By Nihal Bambulkar May. 30, 2018
For students who’ve just got their results, Open House Day or the final PTA meeting is that time of the year when the teachers snitch on the students. This dreaded occasion goes by many names, such as Dard-e-Diwas, Yellallympics, or, as Terminator fans would say, Judgement Day.
My grandmother once told me that if my eye started twitching, then something wrong was destined to happen. Even though I waved it off as superstitious mumbo-jumbo, my eye has always twitched around the time of ICSE & HSC results. Not because I thought I would fail (I knew that), but because getting your results inevitably leads to Open House Day, the worst day of a student’s entire year.
A glum-faced student is usually seated on the couch while his parents are teaming up with the teacher to loudly highlight his wasted potential. It’s that time of the year when the chickens come home to roost, as the teachers snitch on the students to their parents. Typically held over the weekend, this dreaded occasion goes by many names: D-Day, Dard-e-Diwas, Yellallympics, or, as Terminator fans would say, Judgement Day. Students hate it, but teachers love it. To them, it is a golden opportunity to get back at the kids who’ve been giving them a throbbing headache all year long.
The classroom is where childhoods are ruined. The scenery is deceptively innocuous, belying the metaphorical bloodbath that will soon follow. The walls are covered with an array of decorations like the class family tree, science projects, student paintings, and a star chart: All of this is set up by the teacher’s pet who showed up an hour prior to gain extra brownie points. Meanwhile, the class teacher preps for a glorious day of cutting down her nemeses to size by honing her sarcasm.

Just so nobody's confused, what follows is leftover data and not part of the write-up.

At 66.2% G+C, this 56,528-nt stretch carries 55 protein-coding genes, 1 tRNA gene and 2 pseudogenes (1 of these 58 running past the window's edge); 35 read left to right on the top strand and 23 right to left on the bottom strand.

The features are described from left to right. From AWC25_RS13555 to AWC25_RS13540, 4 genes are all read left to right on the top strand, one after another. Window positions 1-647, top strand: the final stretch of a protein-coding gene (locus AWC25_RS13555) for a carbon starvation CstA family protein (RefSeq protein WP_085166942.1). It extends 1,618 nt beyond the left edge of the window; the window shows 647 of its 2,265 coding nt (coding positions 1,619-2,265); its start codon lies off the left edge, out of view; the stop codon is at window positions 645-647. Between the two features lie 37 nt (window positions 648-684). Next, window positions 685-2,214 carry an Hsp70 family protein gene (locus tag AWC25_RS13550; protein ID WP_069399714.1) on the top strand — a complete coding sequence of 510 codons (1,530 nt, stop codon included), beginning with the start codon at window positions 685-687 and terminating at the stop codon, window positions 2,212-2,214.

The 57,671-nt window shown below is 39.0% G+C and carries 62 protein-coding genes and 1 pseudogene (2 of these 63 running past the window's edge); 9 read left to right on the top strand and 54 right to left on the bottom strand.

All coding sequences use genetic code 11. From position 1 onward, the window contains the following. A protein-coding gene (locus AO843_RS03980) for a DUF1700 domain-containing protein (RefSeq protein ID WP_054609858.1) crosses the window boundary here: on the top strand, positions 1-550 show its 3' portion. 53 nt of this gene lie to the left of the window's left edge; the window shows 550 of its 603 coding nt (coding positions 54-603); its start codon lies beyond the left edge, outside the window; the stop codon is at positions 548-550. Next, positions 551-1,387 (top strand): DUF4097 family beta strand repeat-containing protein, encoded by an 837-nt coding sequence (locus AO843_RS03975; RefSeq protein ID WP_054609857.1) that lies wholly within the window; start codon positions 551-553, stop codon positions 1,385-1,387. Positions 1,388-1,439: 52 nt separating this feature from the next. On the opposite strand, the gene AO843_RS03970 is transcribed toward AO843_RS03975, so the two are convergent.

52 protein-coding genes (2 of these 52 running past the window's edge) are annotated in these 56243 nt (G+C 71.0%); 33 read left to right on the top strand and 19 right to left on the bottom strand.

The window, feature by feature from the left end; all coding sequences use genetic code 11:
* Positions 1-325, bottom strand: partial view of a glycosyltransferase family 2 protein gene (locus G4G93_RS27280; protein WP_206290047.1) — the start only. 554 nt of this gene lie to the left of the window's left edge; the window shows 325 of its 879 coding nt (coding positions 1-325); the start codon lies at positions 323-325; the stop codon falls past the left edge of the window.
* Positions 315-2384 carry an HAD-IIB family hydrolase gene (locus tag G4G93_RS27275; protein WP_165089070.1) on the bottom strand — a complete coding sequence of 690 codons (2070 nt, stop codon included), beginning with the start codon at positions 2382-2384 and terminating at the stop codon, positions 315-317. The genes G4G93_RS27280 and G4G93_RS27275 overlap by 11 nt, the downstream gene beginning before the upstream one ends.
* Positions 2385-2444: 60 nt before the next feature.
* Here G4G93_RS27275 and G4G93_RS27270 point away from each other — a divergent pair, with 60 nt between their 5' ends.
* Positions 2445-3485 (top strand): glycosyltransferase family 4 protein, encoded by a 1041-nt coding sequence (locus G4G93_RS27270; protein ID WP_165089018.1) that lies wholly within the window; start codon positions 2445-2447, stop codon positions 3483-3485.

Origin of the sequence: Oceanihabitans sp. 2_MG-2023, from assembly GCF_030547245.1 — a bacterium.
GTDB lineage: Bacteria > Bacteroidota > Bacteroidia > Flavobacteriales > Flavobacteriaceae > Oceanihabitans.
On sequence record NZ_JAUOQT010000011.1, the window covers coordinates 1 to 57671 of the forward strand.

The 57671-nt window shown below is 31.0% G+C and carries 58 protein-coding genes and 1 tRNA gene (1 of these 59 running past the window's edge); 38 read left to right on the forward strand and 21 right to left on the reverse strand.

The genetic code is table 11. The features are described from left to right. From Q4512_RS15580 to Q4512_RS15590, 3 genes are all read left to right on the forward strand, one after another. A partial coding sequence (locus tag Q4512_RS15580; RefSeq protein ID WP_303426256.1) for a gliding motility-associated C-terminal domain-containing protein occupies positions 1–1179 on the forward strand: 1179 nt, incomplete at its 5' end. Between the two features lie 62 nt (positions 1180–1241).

On Open House Day, parents do not follow a queue system – instead, they follow a “kyun?” system in which they simply yell “Main kyun ruku?!” The parents are probably in such a hurry to meet the teacher since nobody enjoys getting an earful on the weekend. Everyone wishes they were elsewhere, except the toppers. Whenever their parents are around, the teachers shower them with praise, saying things like “Your child is so well behaved in class,” and “He actively participates during lectures!”.
As for the rest of us, well, their parents aren’t lucky enough to get the complimentary treatment. Upon their arrival, the teacher simply frowns while saying things which result in an exchange of dejected expressions between the parents and their offspring.
The whole point of Open House Day is to find an answer for the ultimate parental question: “Iss subject mein kam marks kyun aaye?”
The whole point of Open House Day is to find an answer for the ultimate parental question: “Iss subject mein kam marks kyun aaye?” It’s a riddle that has never really been solved. On Open House Day, students can’t seem to remember which subject they messed up or the number of questions they left unanswered. They spend the entirety of the day hoping their teachers have mercy and don’t expose them to their parents’ wrath, which will end with revoked PlayStation and Netflix privileges, and the scariest six words a student can hear: “Abse sirf padhai par dhyan rahega.”
In simpler words, Open House Day marks the end of a student’s joyous life. Toward the end, the class teacher smiles at the parents and leaves them with a line of assurance. Something that falls along the lines of “Don’t worry, he’s in Std 10 now. He will start taking things more seriously. I’m certain.”
And with that, the parents leave with their children hoping that things get better next year. The child will invariably get a recap of the Open House once they reach home, perhaps served with a side of being smacked on the head. A day that’s just like a fun fair… organised by the Maths teacher. Everyone discusses numbers and no one has fun.